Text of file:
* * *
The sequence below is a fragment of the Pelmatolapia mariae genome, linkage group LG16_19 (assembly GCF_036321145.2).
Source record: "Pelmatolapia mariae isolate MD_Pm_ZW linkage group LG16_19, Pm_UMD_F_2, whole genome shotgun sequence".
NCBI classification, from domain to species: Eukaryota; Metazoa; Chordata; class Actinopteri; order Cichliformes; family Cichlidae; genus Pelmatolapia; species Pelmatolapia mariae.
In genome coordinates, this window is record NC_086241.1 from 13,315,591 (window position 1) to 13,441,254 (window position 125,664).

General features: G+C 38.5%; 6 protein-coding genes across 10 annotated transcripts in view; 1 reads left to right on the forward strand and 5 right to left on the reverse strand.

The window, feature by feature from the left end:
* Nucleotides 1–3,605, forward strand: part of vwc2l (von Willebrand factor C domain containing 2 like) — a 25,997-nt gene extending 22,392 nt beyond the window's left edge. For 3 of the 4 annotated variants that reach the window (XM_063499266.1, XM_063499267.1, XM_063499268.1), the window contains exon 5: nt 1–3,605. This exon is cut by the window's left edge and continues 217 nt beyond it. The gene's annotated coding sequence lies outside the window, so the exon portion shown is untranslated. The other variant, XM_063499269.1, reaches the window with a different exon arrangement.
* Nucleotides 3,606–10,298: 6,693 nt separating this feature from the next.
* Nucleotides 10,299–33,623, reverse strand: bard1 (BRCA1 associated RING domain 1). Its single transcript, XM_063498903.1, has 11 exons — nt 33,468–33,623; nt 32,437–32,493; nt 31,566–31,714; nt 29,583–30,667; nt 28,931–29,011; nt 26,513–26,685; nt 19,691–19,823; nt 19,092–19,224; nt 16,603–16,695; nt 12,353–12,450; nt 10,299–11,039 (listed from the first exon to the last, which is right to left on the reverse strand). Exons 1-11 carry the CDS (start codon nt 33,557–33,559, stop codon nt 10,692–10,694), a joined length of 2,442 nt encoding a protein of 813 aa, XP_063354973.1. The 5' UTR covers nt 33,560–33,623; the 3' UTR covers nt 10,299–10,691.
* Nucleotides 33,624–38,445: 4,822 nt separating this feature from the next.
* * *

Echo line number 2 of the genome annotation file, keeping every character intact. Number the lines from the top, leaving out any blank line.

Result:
Source record: "Pelmatolapia mariae isolate MD_Pm_ZW linkage group LG16_19, Pm_UMD_F_2, whole genome shotgun sequence".